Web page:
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Heat-saving items.

It is estimated that 90 percent of the heat of the conventional masonry fireplace goes up the chimney. Accessory items are available that make fireplaces more energy efficient.


One type of heat recovery system looks like a glass fireplace enclosure but actually generates heat through convection. A mini-radiator in the hood of the enclosure and a heat exchanger behind and above the fire can generate 10,000 BTUs (British Thermal Units) of heat every hour.

Furthermore, heat transferred through the unit's double-paned glass doors and frame adds another 5,000 BTUs per hour. It is an easy do-it-yourself installation.

Another type of recovery system combines a grate and heat exchanger to recirculate fireplace heat back into the room. It can be adjusted to fit standard-size fireplace openings. These units can be used with glass enclosures.


Tube grates are made of a series of U-shaped tubes fastened together; they replace conventional grates and andirons (metal supports for holding wood in the fireplace). The fire is built on the lower curve of the tube grate, just as it would be built in a standard grate or on andirons.

The purpose of the tube grate is to pull room air into the bottom tube opening, move it around and over the fire--warming the air as it goes--and shoot it back into the room. This is accomplished through gravity or with an electric motor to force the warm air back into the room. The tube grate should keep the room's air from being drawn up the chimney and is quite effective when combined with glass doors.


Heat extractors are made for both fireplaces and wood-burning stoves, and both operate on the same basic principle. Their purpose is to extract additional heat from flue gases beyond what normally comes from the stovepipe or chimney.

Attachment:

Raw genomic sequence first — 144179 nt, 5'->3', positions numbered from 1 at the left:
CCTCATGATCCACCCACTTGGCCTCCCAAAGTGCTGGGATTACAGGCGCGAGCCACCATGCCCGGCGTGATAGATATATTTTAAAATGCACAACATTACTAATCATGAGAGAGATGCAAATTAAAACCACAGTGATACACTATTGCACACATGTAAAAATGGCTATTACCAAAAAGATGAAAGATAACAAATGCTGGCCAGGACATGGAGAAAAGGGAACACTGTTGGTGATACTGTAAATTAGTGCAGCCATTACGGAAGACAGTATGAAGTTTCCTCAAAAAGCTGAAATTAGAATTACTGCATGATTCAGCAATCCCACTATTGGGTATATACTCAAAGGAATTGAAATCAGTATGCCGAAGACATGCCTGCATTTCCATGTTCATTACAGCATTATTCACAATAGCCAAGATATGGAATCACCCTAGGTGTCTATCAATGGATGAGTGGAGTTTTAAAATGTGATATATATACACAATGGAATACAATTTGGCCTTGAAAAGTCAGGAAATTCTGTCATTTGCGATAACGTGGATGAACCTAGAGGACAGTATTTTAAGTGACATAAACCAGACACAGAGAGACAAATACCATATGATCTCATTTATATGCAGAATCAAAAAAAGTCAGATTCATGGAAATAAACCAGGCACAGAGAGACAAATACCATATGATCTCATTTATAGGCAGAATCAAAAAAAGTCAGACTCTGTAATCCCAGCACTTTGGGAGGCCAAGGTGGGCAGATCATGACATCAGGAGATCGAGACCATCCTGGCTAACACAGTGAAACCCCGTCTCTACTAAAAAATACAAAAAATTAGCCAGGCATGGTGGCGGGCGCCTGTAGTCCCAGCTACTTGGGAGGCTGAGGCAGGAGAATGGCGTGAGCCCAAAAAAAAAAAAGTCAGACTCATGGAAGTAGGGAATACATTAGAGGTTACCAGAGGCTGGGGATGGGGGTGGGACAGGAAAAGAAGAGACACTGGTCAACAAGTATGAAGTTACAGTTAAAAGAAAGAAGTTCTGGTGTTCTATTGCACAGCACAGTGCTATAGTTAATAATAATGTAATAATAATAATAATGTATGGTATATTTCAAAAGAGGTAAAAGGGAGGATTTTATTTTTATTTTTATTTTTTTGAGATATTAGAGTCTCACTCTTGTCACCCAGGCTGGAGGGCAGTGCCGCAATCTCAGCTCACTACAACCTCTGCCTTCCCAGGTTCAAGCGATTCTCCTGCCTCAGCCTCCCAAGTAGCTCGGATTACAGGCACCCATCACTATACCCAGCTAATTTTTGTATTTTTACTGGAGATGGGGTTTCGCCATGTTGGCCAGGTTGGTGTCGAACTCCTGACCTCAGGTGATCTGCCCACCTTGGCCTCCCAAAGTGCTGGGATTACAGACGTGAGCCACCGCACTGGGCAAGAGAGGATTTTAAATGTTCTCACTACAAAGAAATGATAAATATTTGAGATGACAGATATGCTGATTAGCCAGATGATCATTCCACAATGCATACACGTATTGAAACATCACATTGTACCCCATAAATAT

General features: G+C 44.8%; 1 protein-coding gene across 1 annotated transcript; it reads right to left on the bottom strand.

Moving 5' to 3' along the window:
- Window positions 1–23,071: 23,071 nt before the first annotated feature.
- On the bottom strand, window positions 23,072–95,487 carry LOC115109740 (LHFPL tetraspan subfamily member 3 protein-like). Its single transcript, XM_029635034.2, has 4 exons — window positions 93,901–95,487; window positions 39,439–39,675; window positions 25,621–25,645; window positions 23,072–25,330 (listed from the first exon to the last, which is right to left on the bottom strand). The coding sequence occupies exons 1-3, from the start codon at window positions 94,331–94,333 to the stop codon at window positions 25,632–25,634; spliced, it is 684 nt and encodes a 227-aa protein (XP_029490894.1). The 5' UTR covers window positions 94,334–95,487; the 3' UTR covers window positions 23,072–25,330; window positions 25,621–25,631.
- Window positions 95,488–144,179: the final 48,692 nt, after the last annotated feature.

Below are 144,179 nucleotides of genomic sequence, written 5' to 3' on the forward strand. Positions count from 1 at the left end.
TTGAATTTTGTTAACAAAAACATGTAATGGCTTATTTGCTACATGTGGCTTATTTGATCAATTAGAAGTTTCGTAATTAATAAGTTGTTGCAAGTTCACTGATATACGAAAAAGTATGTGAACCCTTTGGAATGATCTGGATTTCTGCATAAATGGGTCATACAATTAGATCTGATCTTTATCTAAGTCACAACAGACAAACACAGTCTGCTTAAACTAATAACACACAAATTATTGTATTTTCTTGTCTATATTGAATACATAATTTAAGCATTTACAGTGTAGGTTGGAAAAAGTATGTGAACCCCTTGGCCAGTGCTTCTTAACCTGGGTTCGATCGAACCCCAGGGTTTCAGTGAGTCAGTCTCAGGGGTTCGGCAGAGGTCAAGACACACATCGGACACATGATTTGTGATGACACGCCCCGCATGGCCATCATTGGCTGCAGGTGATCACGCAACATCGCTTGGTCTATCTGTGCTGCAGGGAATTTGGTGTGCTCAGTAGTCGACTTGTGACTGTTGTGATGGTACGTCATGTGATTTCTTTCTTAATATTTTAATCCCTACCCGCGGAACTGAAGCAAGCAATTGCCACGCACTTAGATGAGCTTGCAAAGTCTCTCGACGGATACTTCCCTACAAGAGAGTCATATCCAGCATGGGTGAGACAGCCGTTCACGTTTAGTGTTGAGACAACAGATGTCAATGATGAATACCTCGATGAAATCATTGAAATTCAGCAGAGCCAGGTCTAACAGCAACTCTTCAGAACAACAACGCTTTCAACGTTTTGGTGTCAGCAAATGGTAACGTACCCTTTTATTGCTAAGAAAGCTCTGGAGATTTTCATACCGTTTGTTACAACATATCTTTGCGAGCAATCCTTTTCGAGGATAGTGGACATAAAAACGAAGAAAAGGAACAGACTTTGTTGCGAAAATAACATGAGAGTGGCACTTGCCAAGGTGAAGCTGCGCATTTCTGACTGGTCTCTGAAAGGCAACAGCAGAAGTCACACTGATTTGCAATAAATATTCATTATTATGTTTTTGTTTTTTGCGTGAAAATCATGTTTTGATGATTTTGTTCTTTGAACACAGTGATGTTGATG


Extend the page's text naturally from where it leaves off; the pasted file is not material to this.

Some heat extractors operate naturally using radiation or convection; others have an electric blower to force out more heat.

Since it must be mounted on the stovepipe or chimney, installing a heat extractor on a fireplace can be a major undertaking, unless the fireplace has an exposed chimney.

A heat extractor can pull a tremendous amount of heat from a fireplace chimney, but as it does so, it cools the flue gases and reduces the draft's effectiveness. Since this could cause a fireplace to smoke, it is wise to put a good heat extractor on a chimney with more capacity than is necessary for the size of the fireplace.


Fireplace inserts are airtight fireboxes that can be inserted into fireplaces and mimic some of the effects of a wood-burning stove. Most draw air from the room, circulate it around the insert and return warmed air to the room. Some units have blowers to help distribute the heat.

Some fireplace inserts have a UL listing for use in factory-built fireplaces. These zero-clearance inserts can extend to the fireplace facing. These units are only intended for use with individual manufacturer models. Check manufacturer literature for correct use.


Glass enclosures improve fireplace performance. They control air intake, making the wood burn more slowly and retaining more heat in the firebox; at the same time, the fireplace pulls less warm air from the house.

The fire can be left unattended with glass enclosures. With doors shut, the fire safely burns itself out. The glass doors also allow a clear view of the fire while keeping smoke and sparks out of the room.

Most enclosures have a built-in draft at the base that directs air to the bottom of the fireplace opening so homeowners can easily start and control the fire.

Glass enclosures mount securely against the face of the fireplace and overlap the opening. Usually, the enclosure comes fully assembled and installs in minutes.
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Title Annotation:Heating & Cooling
Publication:Hardware Retailing
Geographic Code:1USA
Date:Aug 1, 2006
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Next Article:Setback devices.

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